Based on The New York Times best-selling true story of heroism, courage and survival, Lone Survivor tells the incredible tale of four Navy SEALs on a covert mission to neutralize a high-level al-Qaeda operative. The four men must make an impossible moral decision in the mountains of Afghanistan that leads them into an enemy ambush. As the confront unthinkable odds, the SEALs must find reserves of strength and resilience to fight to the finish. Academy Award nominee Mark Wahlberg
(The Fighter) leads an all-star cast including Taylor Kitsch (Savages), Ben Foster (3:10 to Yuma), Emile Hirsch (Into the Wild) and
Eric Bana (Star Trek) in a movie hailed by critics as “unforgettable, tense and inspiring” (Movieline).
Respect and admiration. I think those might be the keywords behind director Peter Berg's approach to adapting 'Lone Survivor' to the big screen, and despite any flaws in the movie's execution or deviations from history throughout its runtime, the filmmakers never lose sight of those two lofty goals. A stirring tribute to fallen heroes and an utterly assaulting depiction of war, the movie is a visceral testament to brotherhood and sacrifice, all marked by unrelentingly brutal action and a dedicated eye for detail.
Based on Marcus Luttrell's non-fiction book of the same name, the film focuses on Operation Red Wings, a failed Navy SEALs mission that occurred during the war in Afghanistan. As part of the operation, four SEALs -- Marcus Luttrell (Mark Wahlberg), Michael Murphy (Taylor Kitsch), Danny Dietz (Emile Hirsch), and Matt Axelson (Ben Foster) -- are sent to capture an infamous Taliban leader. But once the team is dropped into the wilderness they soon lose communication with their base. Faced with an impossible moral dilemma, the SEALs become trapped behind enemy lines and must fight to survive against an ambush of armed soldiers.
From the get-go, Berg strives to elicit a strong sense of authenticity, layering the main title sequence with archive footage of actual Navy SEALs training, respectfully and economically establishing the rigorous physical and mental preparation that they endure. We then segue into the dramatized true-story itself, initially witnessing brief flashes of the mission's aftermath. To this point, there are no real attempts to keep the operation's doomed outcome a secret to the audience (if the title doesn't already spell it out). We more or less know exactly where we're going to end up, but this early reveal doesn't mitigate any of the film's soon to be mounting tension. Instead, it perfectly sets the stage for the drama to come, giving us a clear point to build toward.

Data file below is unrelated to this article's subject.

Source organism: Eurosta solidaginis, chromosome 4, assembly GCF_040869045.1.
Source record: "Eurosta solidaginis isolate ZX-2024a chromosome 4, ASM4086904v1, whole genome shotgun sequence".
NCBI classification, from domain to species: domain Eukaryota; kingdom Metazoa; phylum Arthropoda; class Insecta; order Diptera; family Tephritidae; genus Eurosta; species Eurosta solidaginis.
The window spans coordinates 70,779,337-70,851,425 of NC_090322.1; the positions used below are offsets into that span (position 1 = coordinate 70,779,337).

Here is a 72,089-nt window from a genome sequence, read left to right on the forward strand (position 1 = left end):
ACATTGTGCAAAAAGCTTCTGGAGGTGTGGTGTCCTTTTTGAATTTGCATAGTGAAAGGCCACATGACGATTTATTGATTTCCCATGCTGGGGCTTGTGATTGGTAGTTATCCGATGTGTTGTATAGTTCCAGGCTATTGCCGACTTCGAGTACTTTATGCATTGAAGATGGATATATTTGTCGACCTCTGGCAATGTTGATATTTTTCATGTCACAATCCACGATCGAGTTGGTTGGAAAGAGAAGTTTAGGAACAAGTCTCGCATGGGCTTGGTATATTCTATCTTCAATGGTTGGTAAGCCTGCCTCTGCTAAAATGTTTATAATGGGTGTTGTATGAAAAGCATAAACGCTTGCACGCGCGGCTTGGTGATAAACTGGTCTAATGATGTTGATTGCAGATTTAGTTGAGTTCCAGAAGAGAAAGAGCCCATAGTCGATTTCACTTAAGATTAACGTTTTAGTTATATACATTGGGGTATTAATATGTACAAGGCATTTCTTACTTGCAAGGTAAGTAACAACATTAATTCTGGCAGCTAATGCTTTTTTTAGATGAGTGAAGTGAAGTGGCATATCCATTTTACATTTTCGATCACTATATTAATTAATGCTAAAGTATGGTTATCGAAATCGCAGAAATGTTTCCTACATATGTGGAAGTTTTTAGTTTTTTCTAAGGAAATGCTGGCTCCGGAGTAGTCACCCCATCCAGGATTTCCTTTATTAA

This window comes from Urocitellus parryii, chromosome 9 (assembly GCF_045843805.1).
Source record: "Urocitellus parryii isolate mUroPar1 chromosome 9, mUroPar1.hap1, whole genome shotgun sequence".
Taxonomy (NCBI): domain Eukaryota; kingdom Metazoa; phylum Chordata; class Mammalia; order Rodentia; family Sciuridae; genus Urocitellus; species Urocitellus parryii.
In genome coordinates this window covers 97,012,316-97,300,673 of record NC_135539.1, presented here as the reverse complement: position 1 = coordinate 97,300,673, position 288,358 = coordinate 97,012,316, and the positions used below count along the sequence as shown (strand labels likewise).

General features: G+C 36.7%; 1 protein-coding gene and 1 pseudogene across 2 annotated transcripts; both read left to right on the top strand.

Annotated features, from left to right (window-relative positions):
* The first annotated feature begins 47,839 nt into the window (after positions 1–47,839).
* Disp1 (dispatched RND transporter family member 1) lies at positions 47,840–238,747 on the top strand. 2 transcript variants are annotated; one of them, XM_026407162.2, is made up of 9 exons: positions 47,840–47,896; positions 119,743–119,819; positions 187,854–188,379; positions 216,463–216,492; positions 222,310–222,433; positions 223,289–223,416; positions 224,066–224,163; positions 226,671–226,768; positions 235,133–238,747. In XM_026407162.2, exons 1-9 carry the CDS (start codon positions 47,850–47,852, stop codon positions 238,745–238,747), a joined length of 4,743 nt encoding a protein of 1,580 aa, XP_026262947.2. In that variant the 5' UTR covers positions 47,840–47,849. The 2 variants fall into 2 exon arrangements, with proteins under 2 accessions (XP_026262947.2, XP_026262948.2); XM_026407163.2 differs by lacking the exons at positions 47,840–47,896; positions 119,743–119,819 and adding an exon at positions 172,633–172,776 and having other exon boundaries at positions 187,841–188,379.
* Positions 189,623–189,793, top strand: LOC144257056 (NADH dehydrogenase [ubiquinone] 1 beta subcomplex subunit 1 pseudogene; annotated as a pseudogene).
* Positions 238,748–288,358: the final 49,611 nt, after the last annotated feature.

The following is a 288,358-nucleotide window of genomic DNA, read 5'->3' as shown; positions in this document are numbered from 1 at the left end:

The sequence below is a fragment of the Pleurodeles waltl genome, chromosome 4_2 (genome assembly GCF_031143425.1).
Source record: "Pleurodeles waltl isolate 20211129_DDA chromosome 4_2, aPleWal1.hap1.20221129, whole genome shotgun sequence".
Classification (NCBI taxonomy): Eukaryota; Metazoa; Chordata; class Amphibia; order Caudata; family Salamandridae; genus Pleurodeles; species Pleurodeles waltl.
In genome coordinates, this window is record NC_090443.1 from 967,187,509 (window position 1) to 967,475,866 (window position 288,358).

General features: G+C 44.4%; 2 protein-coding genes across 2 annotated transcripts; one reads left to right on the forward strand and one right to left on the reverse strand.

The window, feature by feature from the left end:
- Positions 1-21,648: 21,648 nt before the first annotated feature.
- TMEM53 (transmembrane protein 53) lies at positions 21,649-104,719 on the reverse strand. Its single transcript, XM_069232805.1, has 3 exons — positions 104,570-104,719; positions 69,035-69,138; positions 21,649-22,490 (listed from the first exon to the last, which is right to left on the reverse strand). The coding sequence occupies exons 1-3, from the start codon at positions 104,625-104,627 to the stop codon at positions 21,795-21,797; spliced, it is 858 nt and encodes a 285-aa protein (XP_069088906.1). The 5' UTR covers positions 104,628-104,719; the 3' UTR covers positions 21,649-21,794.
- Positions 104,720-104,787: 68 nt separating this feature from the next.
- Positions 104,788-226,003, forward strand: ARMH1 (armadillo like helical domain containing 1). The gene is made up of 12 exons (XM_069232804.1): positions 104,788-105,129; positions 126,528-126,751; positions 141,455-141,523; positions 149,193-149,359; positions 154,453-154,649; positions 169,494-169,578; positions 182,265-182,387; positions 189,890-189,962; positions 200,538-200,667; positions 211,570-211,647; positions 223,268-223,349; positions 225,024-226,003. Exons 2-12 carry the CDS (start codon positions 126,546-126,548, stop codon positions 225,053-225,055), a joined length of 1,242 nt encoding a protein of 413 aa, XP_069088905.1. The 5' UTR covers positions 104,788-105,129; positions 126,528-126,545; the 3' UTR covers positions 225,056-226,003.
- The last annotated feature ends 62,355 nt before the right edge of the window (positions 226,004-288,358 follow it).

And from that harrowing point, we quickly transition back in time, allowing us to the meet the film's characters at a moment of respite. These early sequences at the Navy base offer an invaluable window into the SEALs day to day routine, giving us an important look at the deep friendships that form between them. We watch as the soldiers joke around, tease each other, and share personal stories, helping to establish the characters before throwing them into danger. Throughout it all, Berg employs a surprisingly delicate hand, using a faintly vérité style that gives the scenes a realistic yet slightly dreamy quality. And when the mission briefing does finally occur, the pacing starts to kick into high gear, with frequent shaky camera movements and cross-cutting between the SEALs and Taliban that create a forceful air of unsettling momentum.
This gradually escalating suspense continues to develop as our protagonists are thrust into their mission, and though we know things will eventually go wrong, Berg does a fantastic job of keeping the audience on their toes. It's inevitable that a firefight will breakout, and the distressing anticipation that slowly builds up to the first shots fired is palpable -- and once the bullets do start to fly, all hell breaks loose. The filmmakers create a gut-wrenchingly visceral sense of action, leading to one of the most pulse-pounding depictions of war-time battle to ever hit the screen.
Though there is an occasional "video game" quality to the shooting style (exemplified by frequent crosshair POVs and periodic slow motion) the action remains gritty and raw, mostly avoiding Hollywood gloss and sensationalism. One particular scene that involves the characters falling down the side of a mountain is especially striking, and is easily one of the most bone-crushing stunts that I've ever seen. And despite the movie's primary focus on brutal action, the filmmakers never lose sight of the characters and their deep bond of brotherhood, maintaining an engaging story of friendship and survival beneath all of the explosions.
With that said, the film's depiction of war isn't exactly very deep or nuanced, and there are times when the movie's sense of patriotism feels a little overbearing and superficial. Likewise, while Berg and company have tried hard to remain faithful to the real story that inspired the film, it's my understanding that there are some notable embellishments here and there (particularly in the third act). Of course, such tactics are understandable, and when the movie sticks to visceral action and brotherly bonds, it remains unrelentingly gripping and genuinely affecting.